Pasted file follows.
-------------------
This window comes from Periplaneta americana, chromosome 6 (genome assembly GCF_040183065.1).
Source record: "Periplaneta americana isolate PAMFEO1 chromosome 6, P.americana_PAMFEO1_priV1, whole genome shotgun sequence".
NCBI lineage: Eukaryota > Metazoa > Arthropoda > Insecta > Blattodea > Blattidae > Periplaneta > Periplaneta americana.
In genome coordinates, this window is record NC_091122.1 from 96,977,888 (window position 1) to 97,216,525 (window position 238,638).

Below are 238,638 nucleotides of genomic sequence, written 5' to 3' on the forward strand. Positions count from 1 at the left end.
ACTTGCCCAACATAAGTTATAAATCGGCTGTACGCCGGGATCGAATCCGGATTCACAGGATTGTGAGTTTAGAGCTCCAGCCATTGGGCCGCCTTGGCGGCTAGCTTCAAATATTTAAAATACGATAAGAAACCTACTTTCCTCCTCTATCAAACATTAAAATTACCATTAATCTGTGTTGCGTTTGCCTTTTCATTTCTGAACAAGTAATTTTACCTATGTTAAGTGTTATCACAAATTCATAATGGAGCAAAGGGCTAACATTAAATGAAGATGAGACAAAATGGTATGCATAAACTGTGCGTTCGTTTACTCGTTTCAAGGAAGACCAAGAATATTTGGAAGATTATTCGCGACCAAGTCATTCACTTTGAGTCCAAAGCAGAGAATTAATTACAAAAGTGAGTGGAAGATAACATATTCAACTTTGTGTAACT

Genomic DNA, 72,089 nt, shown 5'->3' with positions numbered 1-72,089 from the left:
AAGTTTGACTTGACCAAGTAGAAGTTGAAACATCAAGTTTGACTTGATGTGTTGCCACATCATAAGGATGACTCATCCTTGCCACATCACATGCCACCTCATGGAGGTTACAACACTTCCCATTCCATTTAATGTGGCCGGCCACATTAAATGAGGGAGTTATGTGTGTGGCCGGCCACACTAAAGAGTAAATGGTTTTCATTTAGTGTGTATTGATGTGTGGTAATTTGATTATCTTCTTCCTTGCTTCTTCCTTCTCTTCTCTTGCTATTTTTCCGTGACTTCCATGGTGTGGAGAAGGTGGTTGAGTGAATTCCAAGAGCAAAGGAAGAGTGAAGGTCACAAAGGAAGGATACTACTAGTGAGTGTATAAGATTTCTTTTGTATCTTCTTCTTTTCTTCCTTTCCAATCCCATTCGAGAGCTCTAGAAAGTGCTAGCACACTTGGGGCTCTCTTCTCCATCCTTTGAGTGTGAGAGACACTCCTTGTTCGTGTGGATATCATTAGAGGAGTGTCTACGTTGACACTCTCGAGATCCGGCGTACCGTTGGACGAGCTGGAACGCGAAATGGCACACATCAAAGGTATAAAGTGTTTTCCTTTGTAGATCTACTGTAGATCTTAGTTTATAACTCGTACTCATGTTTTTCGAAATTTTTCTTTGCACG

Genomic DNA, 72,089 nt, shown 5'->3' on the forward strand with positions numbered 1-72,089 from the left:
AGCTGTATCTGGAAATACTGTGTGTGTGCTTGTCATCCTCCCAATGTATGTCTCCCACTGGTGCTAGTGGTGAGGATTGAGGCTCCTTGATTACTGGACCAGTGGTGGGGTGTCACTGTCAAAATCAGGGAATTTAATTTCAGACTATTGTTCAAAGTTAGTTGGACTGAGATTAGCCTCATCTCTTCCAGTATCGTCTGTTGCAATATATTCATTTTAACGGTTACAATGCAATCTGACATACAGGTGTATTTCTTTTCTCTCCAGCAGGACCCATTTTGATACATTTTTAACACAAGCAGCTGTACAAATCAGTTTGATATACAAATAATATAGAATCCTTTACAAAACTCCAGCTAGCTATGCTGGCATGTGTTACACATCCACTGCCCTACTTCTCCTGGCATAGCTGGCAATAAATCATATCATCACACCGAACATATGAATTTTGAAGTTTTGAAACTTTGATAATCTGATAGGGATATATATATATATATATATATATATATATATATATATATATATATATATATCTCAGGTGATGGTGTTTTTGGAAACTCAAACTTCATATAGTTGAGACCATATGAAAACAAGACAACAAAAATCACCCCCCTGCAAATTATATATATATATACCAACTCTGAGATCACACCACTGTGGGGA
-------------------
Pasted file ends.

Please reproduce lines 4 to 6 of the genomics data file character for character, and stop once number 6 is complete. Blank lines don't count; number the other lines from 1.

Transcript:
In genome coordinates, this window is record NC_091122.1 from 96,977,888 (window position 1) to 97,216,525 (window position 238,638).

Below are 238,638 nucleotides of genomic sequence, written 5' to 3' on the forward strand. Positions count from 1 at the left end.
ACTTGCCCAACATAAGTTATAAATCGGCTGTACGCCGGGATCGAATCCGGATTCACAGGATTGTGAGTTTAGAGCTCCAGCCATTGGGCCGCCTTGGCGGCTAGCTTCAAATATTTAAAATACGATAAGAAACCTACTTTCCTCCTCTATCAAACATTAAAATTACCATTAATCTGTGTTGCGTTTGCCTTTTCATTTCTGAACAAGTAATTTTACCTATGTTAAGTGTTATCACAAATTCATAATGGAGCAAAGGGCTAACATTAAATGAAGATGAGACAAAATGGTATGCATAAACTGTGCGTTCGTTTACTCGTTTCAAGGAAGACCAAGAATATTTGGAAGATTATTCGCGACCAAGTCATTCACTTTGAGTCCAAAGCAGAGAATTAATTACAAAAGTGAGTGGAAGATAACATATTCAACTTTGTGTAACT